Autism spectrum disorder (ASD) is a common neurodevelopmental disorder (NDD) with rapidly increasing incidence worldwide. ASD patients present with social-psychological problems that lead to the most common symptoms: social communication impairment, repetitive behaviors, and restricted interest [1, 2]. Challenges derived from ASD affect the patients and place a burden on their families and society [3, 4]. Despite its importance, the pathobiology of ASD largely remains unknown.

Through genomic studies of large ASD patient cohorts, ample novel ASD-associated genes have been identified; these genes have been used to generate various genetically engineered mouse models with autistic-like phenotypes, and these models have contributed to a better understanding of ASD pathophysiology [5,6,7]. However, some mouse model experimental results are not applicable to humans due to organism differences [8, 9]. When translating mouse study findings to the clinic and interlacing results obtained from different organisms, these organism-specific differences must be carefully considered to ensure that the precise ASD etiology has been accurately recapitulated in ASD mouse models.

Genetic defects to Contactin-associated protein-like 2 (CNTNAP2) can cause many neurological disabilities in humans, including ASD and intellectual disability [10, 11]. Cntnap2 knockout (KO) mice exhibit abnormal behaviors that mimic core ASD features. Loss of Cntnap2 led to impaired neuronal migration and reduced neuronal density in the medial prefrontal cortex (mPFC) in Cntnap2 KO mice [12]. Cntnap2 KO mice showed altered synaptic plasticity and imbalanced excitation/inhibition of neural networks [2]. Ample research with Cntnap2 KO models has revealed that Cntnap2 was associated with neuronal circuit development [13, 14]. However, the pathophysiology underlying these outcomes is still poorly understood.

Advances in high-throughput molecular profiling (omics) techniques have allowed researchers to understand a wide range of molecular features (e.g., mRNAs, proteins, and metabolites) and have revealed the molecular mechanism underlying NDDs [1, 11, 15,16,17,18]. In addition to global gene expression profiles with the complex mixture of cells comprising bulk transcriptome samples, single-cell RNA sequencing (scRNA-seq) has enabled the investigation of gene expression profiles at the individual cell level [19]. Proteins and metabolites that play important roles in ASD pathophysiology can be comprehensively profiled through mass spectrometry (MS)-based proteomic or metabolomic techniques [20,21,22].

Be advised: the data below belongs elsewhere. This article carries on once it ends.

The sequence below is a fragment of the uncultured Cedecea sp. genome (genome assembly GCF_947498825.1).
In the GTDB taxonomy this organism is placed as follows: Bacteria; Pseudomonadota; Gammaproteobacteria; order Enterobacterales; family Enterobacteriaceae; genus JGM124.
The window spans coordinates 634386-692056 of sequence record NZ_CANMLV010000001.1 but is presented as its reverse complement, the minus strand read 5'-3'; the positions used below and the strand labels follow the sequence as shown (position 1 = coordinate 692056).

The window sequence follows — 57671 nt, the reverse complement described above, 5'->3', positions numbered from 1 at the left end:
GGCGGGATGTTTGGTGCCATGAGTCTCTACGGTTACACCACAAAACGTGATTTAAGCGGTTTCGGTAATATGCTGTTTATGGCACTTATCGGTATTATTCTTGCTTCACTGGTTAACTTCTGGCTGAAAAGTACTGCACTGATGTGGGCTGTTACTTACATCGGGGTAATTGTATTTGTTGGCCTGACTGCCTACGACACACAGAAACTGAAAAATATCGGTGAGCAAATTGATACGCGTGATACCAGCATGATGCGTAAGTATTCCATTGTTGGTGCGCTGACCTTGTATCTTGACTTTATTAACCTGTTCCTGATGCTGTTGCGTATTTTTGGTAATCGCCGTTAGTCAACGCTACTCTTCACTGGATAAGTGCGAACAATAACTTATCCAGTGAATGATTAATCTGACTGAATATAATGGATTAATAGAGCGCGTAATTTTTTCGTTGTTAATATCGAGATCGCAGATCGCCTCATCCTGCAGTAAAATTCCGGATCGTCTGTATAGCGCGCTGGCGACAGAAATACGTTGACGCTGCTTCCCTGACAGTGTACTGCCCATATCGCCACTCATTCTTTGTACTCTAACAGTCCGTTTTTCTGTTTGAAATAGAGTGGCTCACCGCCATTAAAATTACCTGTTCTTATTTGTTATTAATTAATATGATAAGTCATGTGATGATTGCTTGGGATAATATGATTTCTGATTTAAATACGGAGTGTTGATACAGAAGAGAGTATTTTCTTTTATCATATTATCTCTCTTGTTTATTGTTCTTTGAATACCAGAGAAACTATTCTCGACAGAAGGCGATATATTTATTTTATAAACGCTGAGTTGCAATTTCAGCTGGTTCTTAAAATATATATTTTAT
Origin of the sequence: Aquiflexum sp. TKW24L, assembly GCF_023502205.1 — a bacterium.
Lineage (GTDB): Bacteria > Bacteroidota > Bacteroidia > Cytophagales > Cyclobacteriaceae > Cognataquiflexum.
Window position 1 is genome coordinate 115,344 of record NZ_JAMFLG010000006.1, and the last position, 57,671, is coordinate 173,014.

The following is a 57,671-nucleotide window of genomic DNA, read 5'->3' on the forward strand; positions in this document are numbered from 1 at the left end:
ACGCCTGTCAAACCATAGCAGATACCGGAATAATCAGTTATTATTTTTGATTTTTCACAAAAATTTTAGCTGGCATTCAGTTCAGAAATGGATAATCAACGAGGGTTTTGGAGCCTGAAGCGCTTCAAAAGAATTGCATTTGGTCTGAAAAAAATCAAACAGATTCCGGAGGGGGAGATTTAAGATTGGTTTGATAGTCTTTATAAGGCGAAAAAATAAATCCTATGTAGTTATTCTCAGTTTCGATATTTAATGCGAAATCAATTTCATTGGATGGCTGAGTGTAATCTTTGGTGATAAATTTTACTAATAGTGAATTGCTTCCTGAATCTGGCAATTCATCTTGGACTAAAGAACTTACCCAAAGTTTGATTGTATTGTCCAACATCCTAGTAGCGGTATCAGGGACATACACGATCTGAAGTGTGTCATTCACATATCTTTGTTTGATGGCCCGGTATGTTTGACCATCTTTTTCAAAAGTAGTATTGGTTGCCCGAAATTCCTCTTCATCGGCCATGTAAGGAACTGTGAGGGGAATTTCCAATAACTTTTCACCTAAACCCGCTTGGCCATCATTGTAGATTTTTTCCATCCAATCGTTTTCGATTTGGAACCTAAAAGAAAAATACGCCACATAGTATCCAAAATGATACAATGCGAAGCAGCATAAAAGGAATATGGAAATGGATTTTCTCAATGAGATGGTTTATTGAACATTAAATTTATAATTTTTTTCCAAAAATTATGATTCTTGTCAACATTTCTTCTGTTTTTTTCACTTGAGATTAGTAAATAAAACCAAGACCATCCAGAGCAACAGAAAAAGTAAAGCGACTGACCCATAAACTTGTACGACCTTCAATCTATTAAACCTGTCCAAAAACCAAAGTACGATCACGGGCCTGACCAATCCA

We have implemented a variety of omics data obtained from the forebrains of mice and humans and from patients’ organoids to identify molecular networks in ASD. Taking advantage of the technical benefits conferred by omics research, we investigated Cntnap2-associated ASD molecular networks in the prefrontal cortex (PFC) [23]. We performed proteometabolomic analysis with the mPFC of Cntnap2 KO autistic mice, and found Cntnap2-associated molecular features. By integrating the matched expression direction of our mouse model results with ASD patient PFC multi-omics data, we identified a set of significant ASD-related genes. By reanalyzing the scRNA-seq of forebrain organoids of ASD patients with Cntnap2 mutations, we identified important cell types in Cntnap2-dependent ASD. Ultimately, through this integration of various omics data, we constructed cellular network models of mitochondrial dysfunction, axonal impairment, and synaptic activity that represent Cntnap2-dependent ASD networks.

Materials and methods

Experimental model

Male Cntnap2−/− mice (Stock No: 017482) from The Jackson Laboratory (USA) were used for breeding and mating to produce Cntnap2+/+ (wild-type), Cntnap2+/− (heterozygous KO), and Cntnap2−/− (homozygous KO) mice. The detailed information about subjects and the behavior test methods are provided in Supplementary Information (Supplementary Fig. S1). Experiments were conducted in accordance with the guidelines approved by the Institutional Animal Care and Use Committee of Seoul National University (IACUC #: SNU 171220-2-5).

Omics data generation and collection